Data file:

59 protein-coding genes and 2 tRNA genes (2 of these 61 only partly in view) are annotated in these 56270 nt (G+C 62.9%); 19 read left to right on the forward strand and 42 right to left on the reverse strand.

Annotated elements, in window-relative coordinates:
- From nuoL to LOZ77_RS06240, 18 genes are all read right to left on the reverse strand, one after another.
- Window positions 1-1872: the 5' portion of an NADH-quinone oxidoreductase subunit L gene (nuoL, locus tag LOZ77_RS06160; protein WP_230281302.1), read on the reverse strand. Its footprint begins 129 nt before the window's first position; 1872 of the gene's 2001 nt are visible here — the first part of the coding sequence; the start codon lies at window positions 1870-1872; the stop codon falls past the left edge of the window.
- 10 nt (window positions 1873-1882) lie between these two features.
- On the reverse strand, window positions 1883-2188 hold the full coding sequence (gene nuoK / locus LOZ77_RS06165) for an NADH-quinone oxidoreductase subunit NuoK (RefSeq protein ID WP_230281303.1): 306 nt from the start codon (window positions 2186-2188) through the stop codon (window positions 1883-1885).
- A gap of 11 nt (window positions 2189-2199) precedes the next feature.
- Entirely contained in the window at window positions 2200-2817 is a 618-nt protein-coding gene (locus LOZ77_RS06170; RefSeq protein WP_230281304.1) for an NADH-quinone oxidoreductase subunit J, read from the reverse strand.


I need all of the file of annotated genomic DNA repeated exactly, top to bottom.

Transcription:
59 protein-coding genes and 2 tRNA genes (2 of these 61 only partly in view) are annotated in these 56270 nt (G+C 62.9%); 19 read left to right on the forward strand and 42 right to left on the reverse strand.

Annotated elements, in window-relative coordinates:
- From nuoL to LOZ77_RS06240, 18 genes are all read right to left on the reverse strand, one after another.
- Window positions 1-1872: the 5' portion of an NADH-quinone oxidoreductase subunit L gene (nuoL, locus tag LOZ77_RS06160; protein WP_230281302.1), read on the reverse strand. Its footprint begins 129 nt before the window's first position; 1872 of the gene's 2001 nt are visible here — the first part of the coding sequence; the start codon lies at window positions 1870-1872; the stop codon falls past the left edge of the window.
- 10 nt (window positions 1873-1882) lie between these two features.
- On the reverse strand, window positions 1883-2188 hold the full coding sequence (gene nuoK / locus LOZ77_RS06165) for an NADH-quinone oxidoreductase subunit NuoK (RefSeq protein ID WP_230281303.1): 306 nt from the start codon (window positions 2186-2188) through the stop codon (window positions 1883-1885).
- A gap of 11 nt (window positions 2189-2199) precedes the next feature.
- Entirely contained in the window at window positions 2200-2817 is a 618-nt protein-coding gene (locus LOZ77_RS06170; RefSeq protein WP_230281304.1) for an NADH-quinone oxidoreductase subunit J, read from the reverse strand.